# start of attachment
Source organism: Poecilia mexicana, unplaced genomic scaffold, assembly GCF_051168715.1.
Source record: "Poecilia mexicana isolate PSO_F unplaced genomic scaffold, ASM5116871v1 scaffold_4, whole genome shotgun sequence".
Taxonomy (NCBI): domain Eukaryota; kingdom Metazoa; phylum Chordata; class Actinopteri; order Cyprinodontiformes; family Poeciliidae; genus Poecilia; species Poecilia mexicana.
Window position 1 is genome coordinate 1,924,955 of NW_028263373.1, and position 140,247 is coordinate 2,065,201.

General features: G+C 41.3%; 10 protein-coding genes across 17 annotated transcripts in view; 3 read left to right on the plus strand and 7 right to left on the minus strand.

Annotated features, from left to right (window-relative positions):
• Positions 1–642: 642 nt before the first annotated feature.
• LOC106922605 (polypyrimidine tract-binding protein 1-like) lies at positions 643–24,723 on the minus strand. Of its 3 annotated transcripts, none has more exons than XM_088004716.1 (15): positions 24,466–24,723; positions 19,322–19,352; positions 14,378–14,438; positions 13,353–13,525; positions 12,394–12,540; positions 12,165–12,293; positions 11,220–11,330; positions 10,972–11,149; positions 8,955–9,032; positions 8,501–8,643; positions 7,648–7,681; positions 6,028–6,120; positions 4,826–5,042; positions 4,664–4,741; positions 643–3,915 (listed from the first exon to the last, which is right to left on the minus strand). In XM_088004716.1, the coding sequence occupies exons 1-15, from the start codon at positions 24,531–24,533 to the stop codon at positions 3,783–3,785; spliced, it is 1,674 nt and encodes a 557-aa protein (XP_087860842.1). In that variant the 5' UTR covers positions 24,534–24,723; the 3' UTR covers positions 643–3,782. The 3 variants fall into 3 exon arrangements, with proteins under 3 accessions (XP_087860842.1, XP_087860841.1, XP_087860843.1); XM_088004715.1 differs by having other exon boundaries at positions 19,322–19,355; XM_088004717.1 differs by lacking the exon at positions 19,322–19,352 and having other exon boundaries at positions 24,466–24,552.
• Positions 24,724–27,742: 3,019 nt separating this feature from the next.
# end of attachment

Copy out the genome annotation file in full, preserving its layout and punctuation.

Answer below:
Source organism: Poecilia mexicana, unplaced genomic scaffold, assembly GCF_051168715.1.
Source record: "Poecilia mexicana isolate PSO_F unplaced genomic scaffold, ASM5116871v1 scaffold_4, whole genome shotgun sequence".
Taxonomy (NCBI): domain Eukaryota; kingdom Metazoa; phylum Chordata; class Actinopteri; order Cyprinodontiformes; family Poeciliidae; genus Poecilia; species Poecilia mexicana.
Window position 1 is genome coordinate 1,924,955 of NW_028263373.1, and position 140,247 is coordinate 2,065,201.

General features: G+C 41.3%; 10 protein-coding genes across 17 annotated transcripts in view; 3 read left to right on the plus strand and 7 right to left on the minus strand.

Annotated features, from left to right (window-relative positions):
• Positions 1–642: 642 nt before the first annotated feature.
• LOC106922605 (polypyrimidine tract-binding protein 1-like) lies at positions 643–24,723 on the minus strand. Of its 3 annotated transcripts, none has more exons than XM_088004716.1 (15): positions 24,466–24,723; positions 19,322–19,352; positions 14,378–14,438; positions 13,353–13,525; positions 12,394–12,540; positions 12,165–12,293; positions 11,220–11,330; positions 10,972–11,149; positions 8,955–9,032; positions 8,501–8,643; positions 7,648–7,681; positions 6,028–6,120; positions 4,826–5,042; positions 4,664–4,741; positions 643–3,915 (listed from the first exon to the last, which is right to left on the minus strand). In XM_088004716.1, the coding sequence occupies exons 1-15, from the start codon at positions 24,531–24,533 to the stop codon at positions 3,783–3,785; spliced, it is 1,674 nt and encodes a 557-aa protein (XP_087860842.1). In that variant the 5' UTR covers positions 24,534–24,723; the 3' UTR covers positions 643–3,782. The 3 variants fall into 3 exon arrangements, with proteins under 3 accessions (XP_087860842.1, XP_087860841.1, XP_087860843.1); XM_088004715.1 differs by having other exon boundaries at positions 19,322–19,355; XM_088004717.1 differs by lacking the exon at positions 19,322–19,352 and having other exon boundaries at positions 24,466–24,552.
• Positions 24,724–27,742: 3,019 nt separating this feature from the next.